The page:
The Altruistic Shield

This is just the first time you’ll hear me mention this. But I’ve received the green light to pursue developing this concept in independent study this summer, and so develop it I shall.

I was struck, during the process of conducting my survey and speaking about what I learned in Toronto, by the strong, emotional reactions that a few people had to the work I was trying to do. None of the scholars at AERA argued with me – I got some really well-reasoned ideas pointed out to me, and I appreciated that – and I really only caught flak from some Internet People (hi).

An academic told me that it’s only going to be possible to pursue this sort of work – on marginalization in education – if you sort disputants into two categories: those who are eager to engage through their disagreement; and those who just want to stamp their feet. From my limited experience thus far, the difference is pretty stark, in that the ones who really want to discuss will usually approach with a question that allows you to choose to engage or not, whereas the others just want to rant and froth at the mouth.

But honestly, the people who just want to rant are pretty interesting to me. That may sound strange, but I actually think this population is a large portion of the teaching force (and social services in general). Not that most teachers are actively hostile towards self-analysis, but when pushed to evaluate their role as part of an unjust system, many will fall back on the idea that, because they’re putting in long hours for what they feel is unfair compensation, and because they often work with “difficult” students, asking them to consider uncomfortable topics (race, in the case of my own interests, but it could be plenty of other things) is too much. They retreat behind the presumed social good of the work they do and raise what I’m calling their “altruistic shield” to guard them against any criticism or judgment.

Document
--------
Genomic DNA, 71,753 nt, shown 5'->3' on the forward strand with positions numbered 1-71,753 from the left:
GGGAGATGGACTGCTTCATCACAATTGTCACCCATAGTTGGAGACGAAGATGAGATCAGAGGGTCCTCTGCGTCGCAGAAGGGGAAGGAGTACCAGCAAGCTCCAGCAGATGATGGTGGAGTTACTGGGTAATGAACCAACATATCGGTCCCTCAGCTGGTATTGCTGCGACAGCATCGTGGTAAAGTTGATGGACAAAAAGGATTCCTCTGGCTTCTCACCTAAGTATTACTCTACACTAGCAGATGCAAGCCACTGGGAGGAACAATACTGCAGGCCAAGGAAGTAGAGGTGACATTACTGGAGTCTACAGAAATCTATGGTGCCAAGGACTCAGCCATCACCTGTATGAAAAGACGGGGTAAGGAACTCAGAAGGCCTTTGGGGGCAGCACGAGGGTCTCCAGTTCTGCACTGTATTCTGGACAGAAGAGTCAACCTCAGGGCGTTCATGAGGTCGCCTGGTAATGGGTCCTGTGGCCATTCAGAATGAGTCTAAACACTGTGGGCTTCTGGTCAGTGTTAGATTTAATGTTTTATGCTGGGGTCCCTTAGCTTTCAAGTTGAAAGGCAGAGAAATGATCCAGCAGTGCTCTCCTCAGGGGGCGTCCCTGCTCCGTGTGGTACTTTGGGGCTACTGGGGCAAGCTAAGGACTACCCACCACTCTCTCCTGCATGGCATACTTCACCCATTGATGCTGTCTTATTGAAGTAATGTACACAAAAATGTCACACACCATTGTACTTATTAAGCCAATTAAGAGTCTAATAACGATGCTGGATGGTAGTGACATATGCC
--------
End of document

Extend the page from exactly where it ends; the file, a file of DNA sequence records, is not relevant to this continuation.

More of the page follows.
I’ve wondered in these past eight months of school what prevents useful research from being absorbed by the masses, and aside from the outdated journal system (something I probably shouldn’t be saying online before attempting to publish, although those submissions are blind), I believe the major obstacle is this altruistic shield. People are set in their ways in every field, of course, be they social service or other pursuits, but there’s something about the omnipresence of education and educators that makes the shield so comforting to many. Nothing will change so long as it’s more convenient to hide behind the shield than it is to challenge yourself to improve your empathy for others, whether the difference is based on race, gender, disability or other factors.

Because that’s what it’s about, isn’t it? The shield protects people from criticism and self-analysis, but it also prevents sufficient empathy. And the farther we remain from our learners, the less hope we have of helping successfully guide them forward. You just can’t be a great educator (or social worker, or what have you) if you think that the only thing you need to do is show up and put in the hours. It’s not fair that we social service workers are often the only ones taking more and more steps to support our learners, and most of us surely aren’t paid enough, but if we’re not going to do it, who is? This should be why we do what we do.

I am planning to spend the summer researching and building up the tenets of this concept, so that I can stop using imprecise and mushy terminology to define what exactly the altruistic shield is. And I hope, by codifying it, I can figure out ways to work against it, and find ways that the people who have discarded the shield can help others lay their shields down as well.

Hopefully this works. I will keep you posted.